The Veterinary Shortage (And What You Can Do To Help)

The challenge facing our industry, why it exists, and what we can do to combat it.

The veterinary shortage is a global issue that has been affecting the profession for many years, recently becoming a hot topic across media outlets worldwide. Reports have shown that veterinary practices have been shutting down due to the lack of available veterinary professionals to staff them, leaving many pet owners scrambling to find care for their beloved animals.

The shortage has been caused by a number of factors, including an increase in pet ownership and clinical workload, the effects of COVID-19 on the veterinary profession, and a decrease in university entrants studying veterinary science. Leaving the shortage in the hands of veterinary bodies such as the AVA (Australian Veterinary Association) to try and resolve may only be one piece of the puzzle, and you might be thinking, what could I do to help?

Before we get into that though, let’s look at the background behind the veterinary shortage and understand the many factors coming into play.

veterinary shortage multiple vets working together at vet deck

 The Australian Veterinary Shortage

In Australia, the veterinary shortage is especially severe, with recent studies showing that there are only enough veterinarians to meet 60% of the demand. This means that veterinary practices are struggling to keep up with the increased demand for their services, which in turn has created additional challenges around providing the highest standard of veterinary care.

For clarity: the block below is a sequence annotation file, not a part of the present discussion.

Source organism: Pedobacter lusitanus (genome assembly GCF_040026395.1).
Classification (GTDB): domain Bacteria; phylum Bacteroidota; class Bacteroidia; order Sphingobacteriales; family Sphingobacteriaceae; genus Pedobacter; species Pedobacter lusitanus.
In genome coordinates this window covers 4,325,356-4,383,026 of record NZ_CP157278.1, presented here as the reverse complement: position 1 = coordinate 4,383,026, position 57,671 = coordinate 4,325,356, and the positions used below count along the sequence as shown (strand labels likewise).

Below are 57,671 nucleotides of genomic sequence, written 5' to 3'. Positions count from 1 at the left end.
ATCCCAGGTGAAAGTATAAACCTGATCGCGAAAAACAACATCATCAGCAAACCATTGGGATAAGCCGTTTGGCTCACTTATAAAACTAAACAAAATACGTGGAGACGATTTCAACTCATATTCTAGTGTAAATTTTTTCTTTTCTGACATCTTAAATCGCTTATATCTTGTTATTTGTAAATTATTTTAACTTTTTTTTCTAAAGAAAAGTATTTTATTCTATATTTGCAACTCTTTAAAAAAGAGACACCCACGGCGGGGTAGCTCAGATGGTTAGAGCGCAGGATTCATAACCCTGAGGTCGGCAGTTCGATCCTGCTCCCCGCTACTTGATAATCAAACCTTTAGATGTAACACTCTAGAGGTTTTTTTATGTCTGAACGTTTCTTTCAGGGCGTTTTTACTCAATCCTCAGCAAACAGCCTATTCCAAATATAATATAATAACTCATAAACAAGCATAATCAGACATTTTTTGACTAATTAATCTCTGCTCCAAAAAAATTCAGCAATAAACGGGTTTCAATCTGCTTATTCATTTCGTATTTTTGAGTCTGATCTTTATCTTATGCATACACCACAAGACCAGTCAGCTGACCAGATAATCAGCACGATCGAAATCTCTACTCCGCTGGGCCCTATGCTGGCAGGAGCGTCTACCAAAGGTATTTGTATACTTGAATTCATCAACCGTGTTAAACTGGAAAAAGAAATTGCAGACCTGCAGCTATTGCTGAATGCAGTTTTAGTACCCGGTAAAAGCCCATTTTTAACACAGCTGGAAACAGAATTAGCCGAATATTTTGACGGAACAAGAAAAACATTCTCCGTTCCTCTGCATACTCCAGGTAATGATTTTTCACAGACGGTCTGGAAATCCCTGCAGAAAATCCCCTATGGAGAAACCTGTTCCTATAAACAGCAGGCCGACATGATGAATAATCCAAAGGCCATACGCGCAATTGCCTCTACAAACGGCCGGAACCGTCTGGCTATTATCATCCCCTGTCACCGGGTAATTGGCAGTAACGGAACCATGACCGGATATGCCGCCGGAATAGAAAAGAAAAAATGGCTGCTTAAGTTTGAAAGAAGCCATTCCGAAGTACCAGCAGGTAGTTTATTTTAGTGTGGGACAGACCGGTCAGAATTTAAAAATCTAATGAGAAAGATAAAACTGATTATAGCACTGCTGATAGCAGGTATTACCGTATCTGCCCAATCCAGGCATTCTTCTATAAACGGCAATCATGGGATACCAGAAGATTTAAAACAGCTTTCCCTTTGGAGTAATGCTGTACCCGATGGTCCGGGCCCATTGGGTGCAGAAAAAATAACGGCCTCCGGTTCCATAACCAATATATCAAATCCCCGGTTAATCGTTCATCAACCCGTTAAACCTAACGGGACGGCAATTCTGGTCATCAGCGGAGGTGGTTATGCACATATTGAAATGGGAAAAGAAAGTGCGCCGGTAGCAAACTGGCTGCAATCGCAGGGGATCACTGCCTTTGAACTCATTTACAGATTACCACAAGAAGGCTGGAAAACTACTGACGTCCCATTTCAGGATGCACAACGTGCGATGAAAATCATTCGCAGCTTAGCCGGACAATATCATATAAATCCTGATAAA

There are many reasons why the veterinary profession in Australia is facing a shortage, but one of the most significant contributing factors is the low number of university entrants into vet science programs. In fact, in 2021 the number of students enrolled in Australian vet science programs totalled just 1,890 – a significant decrease from the 2,440 students enrolled in 2010.

This decline can be attributed to a number of factors, including the cost of university education due to the deregulation of university fees and the dedication and commitment required in order to obtain a degree in veterinary science. However, whatever the reason for the decline, it’s clear that the number of veterinary students entering and graduating from university programs is a concern that must be addressed.

How pet ownership has affected the veterinary workforce shortage

The veterinary shortage is also being exacerbated by an increase in pet ownership. In Australia, a nation-wide study in 2022 suggested that 69% of households own a pet, with the most popular pets being dogs (47%), cats (33%), and fish (12%). This trend is also being seen in other parts of the world, such as the United States, where 65% of households own a pet.

During COVID-19, pet ownership in Australian households increased even further, with an estimated 1.5 million new pets being adopted during the pandemic. This could be attributed to multiple factors, including people having more time at home to care for a pet, and the increased need for companionship during times of isolation.